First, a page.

Now, if you get tired of that particular album (or find out that it’s worth a decent amount of money), you can sell it. In most instances, this does not harm the original artist, as they have already been paid for the album when it was originally purchased. Their end of the transaction is complete. If you sell that album to another individual, it’s a direct transfer, and the same number of albums still exists, so no piracy is involved (although if you mark it up significantly, there might be some moral questions involved).

In the digital world, however, you cannot re-sell digital files (at least not legally). Most digital downloads these days come with embedded security in the files that prevents them from being played by another user or account. Besides, if you “sell” someone an mp3 copy of an album, you’re not transferring ownership; you’re simply making a copy. You are making money off of a product that you are duplicating yourself, with the artist not getting any compensation. That, by definition, would be piracy, and is no different than making CD-R’s of an album and selling it at the flea market. Even if you give the files to someone without charging, it’s still producing an illegal copy by law.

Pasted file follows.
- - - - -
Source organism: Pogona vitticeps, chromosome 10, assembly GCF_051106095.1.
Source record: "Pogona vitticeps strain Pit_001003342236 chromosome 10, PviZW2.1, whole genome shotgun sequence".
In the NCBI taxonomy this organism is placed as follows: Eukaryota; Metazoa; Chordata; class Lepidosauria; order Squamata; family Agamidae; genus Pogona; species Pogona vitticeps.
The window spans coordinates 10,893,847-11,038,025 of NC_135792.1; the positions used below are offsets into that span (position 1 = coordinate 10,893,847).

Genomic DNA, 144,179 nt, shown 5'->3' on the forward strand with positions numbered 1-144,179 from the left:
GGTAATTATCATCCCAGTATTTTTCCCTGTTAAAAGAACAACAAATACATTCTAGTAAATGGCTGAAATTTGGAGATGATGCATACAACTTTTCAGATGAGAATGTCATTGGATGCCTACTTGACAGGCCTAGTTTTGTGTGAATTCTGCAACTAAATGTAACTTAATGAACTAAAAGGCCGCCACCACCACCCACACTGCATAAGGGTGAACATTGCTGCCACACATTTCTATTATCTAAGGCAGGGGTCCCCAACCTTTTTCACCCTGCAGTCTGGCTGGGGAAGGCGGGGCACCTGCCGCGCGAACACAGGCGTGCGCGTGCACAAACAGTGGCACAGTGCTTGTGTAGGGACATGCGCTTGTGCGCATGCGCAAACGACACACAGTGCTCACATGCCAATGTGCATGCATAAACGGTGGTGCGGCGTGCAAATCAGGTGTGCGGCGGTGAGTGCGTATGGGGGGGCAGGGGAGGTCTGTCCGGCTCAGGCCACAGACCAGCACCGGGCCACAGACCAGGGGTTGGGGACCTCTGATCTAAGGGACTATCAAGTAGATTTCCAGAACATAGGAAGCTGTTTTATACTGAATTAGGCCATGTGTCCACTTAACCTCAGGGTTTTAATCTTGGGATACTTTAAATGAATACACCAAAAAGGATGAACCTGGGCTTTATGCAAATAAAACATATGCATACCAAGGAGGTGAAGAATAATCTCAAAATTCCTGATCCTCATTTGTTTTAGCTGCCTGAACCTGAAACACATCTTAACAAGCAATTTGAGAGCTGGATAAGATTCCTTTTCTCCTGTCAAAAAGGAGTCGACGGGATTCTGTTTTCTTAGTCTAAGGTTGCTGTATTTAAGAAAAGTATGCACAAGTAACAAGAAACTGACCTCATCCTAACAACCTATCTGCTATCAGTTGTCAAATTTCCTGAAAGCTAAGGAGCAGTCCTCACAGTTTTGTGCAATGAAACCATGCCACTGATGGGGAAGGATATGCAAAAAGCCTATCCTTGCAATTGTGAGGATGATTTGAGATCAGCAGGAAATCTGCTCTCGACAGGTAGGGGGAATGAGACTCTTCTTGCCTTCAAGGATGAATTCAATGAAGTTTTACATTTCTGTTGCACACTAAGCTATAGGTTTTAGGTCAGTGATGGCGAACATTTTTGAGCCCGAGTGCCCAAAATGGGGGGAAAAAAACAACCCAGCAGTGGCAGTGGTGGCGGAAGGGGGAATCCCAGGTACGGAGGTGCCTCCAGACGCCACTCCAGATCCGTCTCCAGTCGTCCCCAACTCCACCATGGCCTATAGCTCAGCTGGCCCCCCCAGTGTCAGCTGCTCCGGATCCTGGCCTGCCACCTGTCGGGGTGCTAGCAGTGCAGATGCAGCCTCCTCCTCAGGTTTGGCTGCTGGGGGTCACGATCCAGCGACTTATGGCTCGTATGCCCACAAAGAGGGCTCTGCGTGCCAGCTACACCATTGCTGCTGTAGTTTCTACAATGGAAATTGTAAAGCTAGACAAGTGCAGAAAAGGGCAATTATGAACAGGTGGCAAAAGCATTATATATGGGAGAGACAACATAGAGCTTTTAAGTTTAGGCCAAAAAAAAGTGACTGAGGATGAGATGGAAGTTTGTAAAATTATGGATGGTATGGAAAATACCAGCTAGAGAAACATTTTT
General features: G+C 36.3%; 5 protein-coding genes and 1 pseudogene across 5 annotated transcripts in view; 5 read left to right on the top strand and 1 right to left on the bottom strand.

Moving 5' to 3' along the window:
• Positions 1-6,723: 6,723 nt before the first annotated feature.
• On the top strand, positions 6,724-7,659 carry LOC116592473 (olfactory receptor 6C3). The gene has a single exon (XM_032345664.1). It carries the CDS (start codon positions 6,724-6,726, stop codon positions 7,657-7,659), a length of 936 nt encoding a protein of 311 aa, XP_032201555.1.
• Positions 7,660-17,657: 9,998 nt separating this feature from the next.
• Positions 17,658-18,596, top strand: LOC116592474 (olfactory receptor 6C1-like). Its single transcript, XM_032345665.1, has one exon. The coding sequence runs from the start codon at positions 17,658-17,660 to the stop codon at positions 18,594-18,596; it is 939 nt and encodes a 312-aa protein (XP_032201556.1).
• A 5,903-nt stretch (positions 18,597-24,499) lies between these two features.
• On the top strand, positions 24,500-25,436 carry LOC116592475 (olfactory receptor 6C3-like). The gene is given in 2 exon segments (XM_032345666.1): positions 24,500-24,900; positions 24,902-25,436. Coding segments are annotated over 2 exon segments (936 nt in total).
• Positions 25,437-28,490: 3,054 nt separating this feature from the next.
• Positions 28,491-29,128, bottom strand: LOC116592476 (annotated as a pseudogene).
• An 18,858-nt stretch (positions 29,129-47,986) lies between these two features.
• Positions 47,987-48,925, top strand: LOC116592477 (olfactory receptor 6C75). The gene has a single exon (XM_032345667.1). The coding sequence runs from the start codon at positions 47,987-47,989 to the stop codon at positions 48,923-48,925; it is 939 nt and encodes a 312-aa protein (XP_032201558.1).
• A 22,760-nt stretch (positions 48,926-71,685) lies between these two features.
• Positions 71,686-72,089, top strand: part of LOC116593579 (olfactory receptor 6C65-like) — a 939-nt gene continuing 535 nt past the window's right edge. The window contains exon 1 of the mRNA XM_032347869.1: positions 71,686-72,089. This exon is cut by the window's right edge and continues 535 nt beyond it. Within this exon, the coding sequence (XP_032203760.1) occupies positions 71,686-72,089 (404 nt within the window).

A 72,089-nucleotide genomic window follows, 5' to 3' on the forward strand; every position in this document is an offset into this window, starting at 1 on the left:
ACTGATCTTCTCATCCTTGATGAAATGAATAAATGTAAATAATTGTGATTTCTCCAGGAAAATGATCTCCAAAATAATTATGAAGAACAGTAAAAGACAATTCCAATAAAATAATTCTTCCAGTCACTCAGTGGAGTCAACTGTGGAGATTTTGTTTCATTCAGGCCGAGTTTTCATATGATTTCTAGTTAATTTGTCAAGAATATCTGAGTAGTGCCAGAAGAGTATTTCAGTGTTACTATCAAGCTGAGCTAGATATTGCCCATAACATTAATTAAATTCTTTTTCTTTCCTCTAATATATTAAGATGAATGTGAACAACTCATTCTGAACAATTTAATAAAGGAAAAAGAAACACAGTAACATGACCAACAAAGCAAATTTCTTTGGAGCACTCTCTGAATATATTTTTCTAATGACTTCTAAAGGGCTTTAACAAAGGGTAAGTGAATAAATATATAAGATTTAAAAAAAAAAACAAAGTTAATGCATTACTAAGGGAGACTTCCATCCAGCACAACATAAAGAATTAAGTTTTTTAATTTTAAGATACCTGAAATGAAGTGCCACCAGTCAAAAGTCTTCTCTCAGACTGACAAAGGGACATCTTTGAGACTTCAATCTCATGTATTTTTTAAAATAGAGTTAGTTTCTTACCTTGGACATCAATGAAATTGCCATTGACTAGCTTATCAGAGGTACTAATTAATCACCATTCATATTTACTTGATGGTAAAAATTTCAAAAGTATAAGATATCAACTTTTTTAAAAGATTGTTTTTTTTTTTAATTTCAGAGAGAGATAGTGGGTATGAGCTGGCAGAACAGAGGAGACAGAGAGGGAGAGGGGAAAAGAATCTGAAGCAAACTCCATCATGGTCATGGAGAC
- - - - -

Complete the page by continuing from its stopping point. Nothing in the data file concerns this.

This was part of what started the whole digital music revolution – music pirates who were trading files online in the late 90’s and early 2000’s via Napster and Limewire. Every time a file was shared, it wasn’t transferred; it was duplicated, and since digital duplication (typically) doesn’t involve generational deterioration (a copy of a copy of a copy), one purchase can result in numerous copies floating around – copies that were not paid for. So an artist got paid once for a copy, then that copy was used to make many digital copies for which the artist got squat.